You never know when Graves will show up for a box combo (no slaw, extra toast, extra sauce). When tailgates and campus events like rush week are going on, it gets busy, but Segraves said she loves working with the community.
“Walking in and having like a full lobby, I don’t know, it’s just like the best feeling and having the community around us,” Segraves said. “That’s one of the things about Canes is we know that, like, our community is what makes us successful, so that’s why we try to give back.”
Supporting the communities it does business in is a huge part of Raising Cane’s mission. The restaurant has six areas of focus: education, feeding the hungry, pet welfare, active lifestyles, business development and entrepreneurship, and “everything else.”
Just this past year Graves launched “Restaurant Recovery” to help family-owned restaurants struggling during the COVID-19 pandemic and partnered with LSU to provide online education opportunities to crew members and their families.
Cane’s has given back over $100 million throughout its 25 years of business.
To celebrate its 25th anniversary, Graves announced Cane’s will give back $25 million in community support over the next year.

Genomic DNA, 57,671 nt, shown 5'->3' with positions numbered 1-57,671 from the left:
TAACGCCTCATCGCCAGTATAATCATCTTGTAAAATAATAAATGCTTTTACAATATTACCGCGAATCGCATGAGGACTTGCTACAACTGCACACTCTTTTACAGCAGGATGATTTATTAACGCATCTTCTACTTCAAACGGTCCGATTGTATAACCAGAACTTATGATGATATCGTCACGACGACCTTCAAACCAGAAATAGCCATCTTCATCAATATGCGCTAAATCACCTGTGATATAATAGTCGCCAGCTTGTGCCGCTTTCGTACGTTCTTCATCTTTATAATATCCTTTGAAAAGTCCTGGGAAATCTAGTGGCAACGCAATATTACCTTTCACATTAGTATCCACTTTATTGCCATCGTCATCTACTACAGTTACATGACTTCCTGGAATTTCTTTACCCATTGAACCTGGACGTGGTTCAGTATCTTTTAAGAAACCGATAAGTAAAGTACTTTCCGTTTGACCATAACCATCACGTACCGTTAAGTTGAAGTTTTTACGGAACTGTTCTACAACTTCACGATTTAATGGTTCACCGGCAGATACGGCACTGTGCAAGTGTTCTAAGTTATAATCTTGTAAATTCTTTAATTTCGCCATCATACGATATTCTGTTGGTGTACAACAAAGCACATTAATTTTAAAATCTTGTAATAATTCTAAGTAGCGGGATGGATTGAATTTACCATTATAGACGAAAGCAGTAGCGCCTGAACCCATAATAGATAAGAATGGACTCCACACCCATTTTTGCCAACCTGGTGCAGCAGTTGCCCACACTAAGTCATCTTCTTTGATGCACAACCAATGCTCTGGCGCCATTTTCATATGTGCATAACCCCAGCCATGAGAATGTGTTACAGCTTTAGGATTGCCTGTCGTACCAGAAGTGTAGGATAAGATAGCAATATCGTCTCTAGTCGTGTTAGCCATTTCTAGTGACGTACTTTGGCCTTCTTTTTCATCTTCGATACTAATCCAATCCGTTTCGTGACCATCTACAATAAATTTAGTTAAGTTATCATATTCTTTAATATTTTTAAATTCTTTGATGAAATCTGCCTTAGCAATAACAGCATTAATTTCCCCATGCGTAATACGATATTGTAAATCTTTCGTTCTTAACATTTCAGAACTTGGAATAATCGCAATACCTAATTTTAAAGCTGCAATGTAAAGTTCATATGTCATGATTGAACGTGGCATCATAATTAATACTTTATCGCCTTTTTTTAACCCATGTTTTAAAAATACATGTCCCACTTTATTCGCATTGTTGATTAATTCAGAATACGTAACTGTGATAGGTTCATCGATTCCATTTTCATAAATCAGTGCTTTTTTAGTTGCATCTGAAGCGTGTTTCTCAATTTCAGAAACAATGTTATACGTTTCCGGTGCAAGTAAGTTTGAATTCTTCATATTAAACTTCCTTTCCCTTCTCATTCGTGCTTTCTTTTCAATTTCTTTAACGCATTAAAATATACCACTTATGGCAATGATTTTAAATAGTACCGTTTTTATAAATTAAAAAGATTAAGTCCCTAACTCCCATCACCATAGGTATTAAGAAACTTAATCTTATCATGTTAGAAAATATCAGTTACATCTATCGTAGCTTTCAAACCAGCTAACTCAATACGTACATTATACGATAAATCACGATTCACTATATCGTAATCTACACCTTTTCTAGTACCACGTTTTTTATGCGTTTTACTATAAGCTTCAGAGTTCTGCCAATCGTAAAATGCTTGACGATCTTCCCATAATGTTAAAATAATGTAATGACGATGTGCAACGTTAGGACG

Graves kicked off this effort by presenting a pair of $25,000 checks to the Baton Rouge Area Foundation and Feeding Louisiana at a 25th-anniversary celebration held at the original Cane’s restaurant Wednesday.
What started as a college dream to open one local location has grown to include restaurants in 32 states and other countries, nearly 40,000 crew members, and millions of customers.
“A piece of that LSU community really goes out through that,” Graves said.
After a quarter-century of changing nothing—not even the menu—Cane’s is still doing what the business has done best from the start: cooking quality chicken finger meals and continuing the culture that was built right here in Baton Rouge.
“I think that's really special,” Graves said. “I’m just proud that 25 years later, we're still the same tradition that we built 25 years ago at the North Gates of LSU.”
This article was written by Ava Borskey, for the Reveille.